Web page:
Articles Tagged with parental rights

Board Certified Family Law Specialist Matt Arnold answers the question: “What can I do to gain custody of my child in North Carolina?”

If you are considering donating your eggs, you will want to make sure you speak with a trusted family law attorney before committing to the process. With egg donation compensation averaging $8,000 and reaching upward of $14,000, it can be tempting to sign up to do a good deed while making some extra cash, but you will want to first make sure that both you and the intended parent are clear on each party’s rights over the resulting child. In addition to making sure you have a clear contract in place outlining your rights, you will also want to consult with an attorney to make sure you know exactly what parental rights (if any) are typically granted to you in your jurisdiction in case of any unforeseen conflict.

Board Certified Family Law Specialist Matt Arnold answers the question: “What can I do to gain custody of my child in North Carolina?”

It is not uncommon for a divorced parent to petition a North Carolina court to terminate the parental rights of their former spouse. However, many people do not realize how and when parental rights can be terminated in North Carolina.

Board Certified Family Law Specialist Matt Arnold answers the question: “What can I do to gain custody of my child in North Carolina?”

When most people think of custody of children, they usually think of disputes between the biological parents. However, custody does not always have to involve a dispute between the parents. In certain circumstances, custody of a child might be awarded to someone other than a parent. This is called third-party custody. In order for custody of a child to be awarded to someone other than a parent, there are a variety of factors to examine to determine if third-party custody is appropriate.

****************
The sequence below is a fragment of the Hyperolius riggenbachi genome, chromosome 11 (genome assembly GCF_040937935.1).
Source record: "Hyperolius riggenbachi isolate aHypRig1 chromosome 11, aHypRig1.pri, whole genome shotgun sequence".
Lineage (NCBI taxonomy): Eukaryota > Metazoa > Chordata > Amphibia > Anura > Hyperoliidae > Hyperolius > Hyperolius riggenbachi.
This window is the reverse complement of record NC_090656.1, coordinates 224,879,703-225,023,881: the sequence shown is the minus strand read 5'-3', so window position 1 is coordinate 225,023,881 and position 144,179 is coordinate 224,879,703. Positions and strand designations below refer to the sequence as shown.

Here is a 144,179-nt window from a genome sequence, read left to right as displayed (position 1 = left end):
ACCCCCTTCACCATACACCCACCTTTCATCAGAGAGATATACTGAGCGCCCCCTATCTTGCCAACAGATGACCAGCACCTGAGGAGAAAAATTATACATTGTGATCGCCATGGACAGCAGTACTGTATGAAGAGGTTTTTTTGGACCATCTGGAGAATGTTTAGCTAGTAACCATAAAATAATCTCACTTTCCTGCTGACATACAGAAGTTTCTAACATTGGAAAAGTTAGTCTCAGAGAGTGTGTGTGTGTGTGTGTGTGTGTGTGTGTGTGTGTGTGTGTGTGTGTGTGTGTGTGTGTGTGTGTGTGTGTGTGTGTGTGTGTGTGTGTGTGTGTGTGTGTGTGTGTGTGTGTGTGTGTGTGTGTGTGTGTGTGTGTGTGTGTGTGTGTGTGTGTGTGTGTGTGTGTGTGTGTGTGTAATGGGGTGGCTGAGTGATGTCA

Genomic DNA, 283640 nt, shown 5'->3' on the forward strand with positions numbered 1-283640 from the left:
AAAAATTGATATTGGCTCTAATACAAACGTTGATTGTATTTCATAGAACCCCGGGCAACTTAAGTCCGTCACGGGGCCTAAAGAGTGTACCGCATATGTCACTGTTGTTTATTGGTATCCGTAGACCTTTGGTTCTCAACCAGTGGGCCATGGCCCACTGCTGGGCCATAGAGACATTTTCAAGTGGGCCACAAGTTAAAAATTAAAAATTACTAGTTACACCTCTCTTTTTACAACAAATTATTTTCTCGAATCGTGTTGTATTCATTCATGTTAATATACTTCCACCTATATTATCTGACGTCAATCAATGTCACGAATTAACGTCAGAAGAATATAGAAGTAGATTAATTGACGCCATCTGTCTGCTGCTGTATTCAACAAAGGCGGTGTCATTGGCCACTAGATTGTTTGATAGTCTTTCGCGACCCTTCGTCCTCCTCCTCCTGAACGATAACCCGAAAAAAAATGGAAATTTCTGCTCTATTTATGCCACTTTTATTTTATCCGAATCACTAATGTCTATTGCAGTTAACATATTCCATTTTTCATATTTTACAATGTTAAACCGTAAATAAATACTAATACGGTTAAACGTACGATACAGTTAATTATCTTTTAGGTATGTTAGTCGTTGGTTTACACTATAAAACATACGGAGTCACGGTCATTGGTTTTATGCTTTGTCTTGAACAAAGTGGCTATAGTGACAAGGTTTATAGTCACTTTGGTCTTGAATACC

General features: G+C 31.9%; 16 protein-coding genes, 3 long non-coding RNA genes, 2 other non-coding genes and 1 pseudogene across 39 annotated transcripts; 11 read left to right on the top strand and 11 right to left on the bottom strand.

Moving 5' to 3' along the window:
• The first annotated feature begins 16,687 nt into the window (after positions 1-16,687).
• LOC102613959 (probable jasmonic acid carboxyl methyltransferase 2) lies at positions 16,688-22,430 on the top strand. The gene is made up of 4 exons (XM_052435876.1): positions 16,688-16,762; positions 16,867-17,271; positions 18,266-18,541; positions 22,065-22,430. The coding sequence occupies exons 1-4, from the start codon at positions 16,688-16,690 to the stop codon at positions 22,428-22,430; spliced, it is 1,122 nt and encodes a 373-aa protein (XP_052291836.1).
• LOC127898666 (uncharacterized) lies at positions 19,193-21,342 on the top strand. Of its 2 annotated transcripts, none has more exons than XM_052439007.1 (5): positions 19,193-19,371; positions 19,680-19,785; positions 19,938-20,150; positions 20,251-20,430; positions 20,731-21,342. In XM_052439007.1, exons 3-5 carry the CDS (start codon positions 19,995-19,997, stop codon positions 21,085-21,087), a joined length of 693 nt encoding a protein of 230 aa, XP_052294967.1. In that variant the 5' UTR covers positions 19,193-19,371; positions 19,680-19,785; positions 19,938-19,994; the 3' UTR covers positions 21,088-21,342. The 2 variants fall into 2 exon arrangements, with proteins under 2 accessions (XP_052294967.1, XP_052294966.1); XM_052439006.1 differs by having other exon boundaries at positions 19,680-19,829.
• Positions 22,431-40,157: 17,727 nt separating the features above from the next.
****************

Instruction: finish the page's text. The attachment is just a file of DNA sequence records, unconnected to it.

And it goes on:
Board Certified Family Law Specialist Matt Arnold answers the question: “Can I keep my Kids from seeing the other parent?”

When thinking of adoption, most people think about a young child being adopted by a family that is going to take care of him or her for the rest of the child’s life. Not often does someone first imagine an adult is being adopted. Adoption does not have to be of someone under the age of 18. The number of adult adoptions that occur throughout the county each year is not available because that is not a statistic that is tracked nationally. Regardless of the statistics, it can be useful to know the basics of adult adoption.

Board Certified Family Law Specialist Matt Arnold answers the question: “What can I do to gain custody of my child in North Carolina?”

The U.S. Supreme Court recently handed down an important victory for supporters of gay parental rights. How did they do that? By remaining silent. The case before the court concerned a lesbian couple in Arizona fighting over custody of their son. The case has been slowly making its way through the court system for years. An appeal was filed to the U.S. Supreme Court after a landmark decision last year by the Arizona Supreme Court, which abolished discrimination between gay and straight couples under state law. The worry by some was that the U.S. Supreme Court would agree to hear the case and potentially disagree with the state court. That did not happen, instead, the Court rejected the appeal, giving no reason for the decision.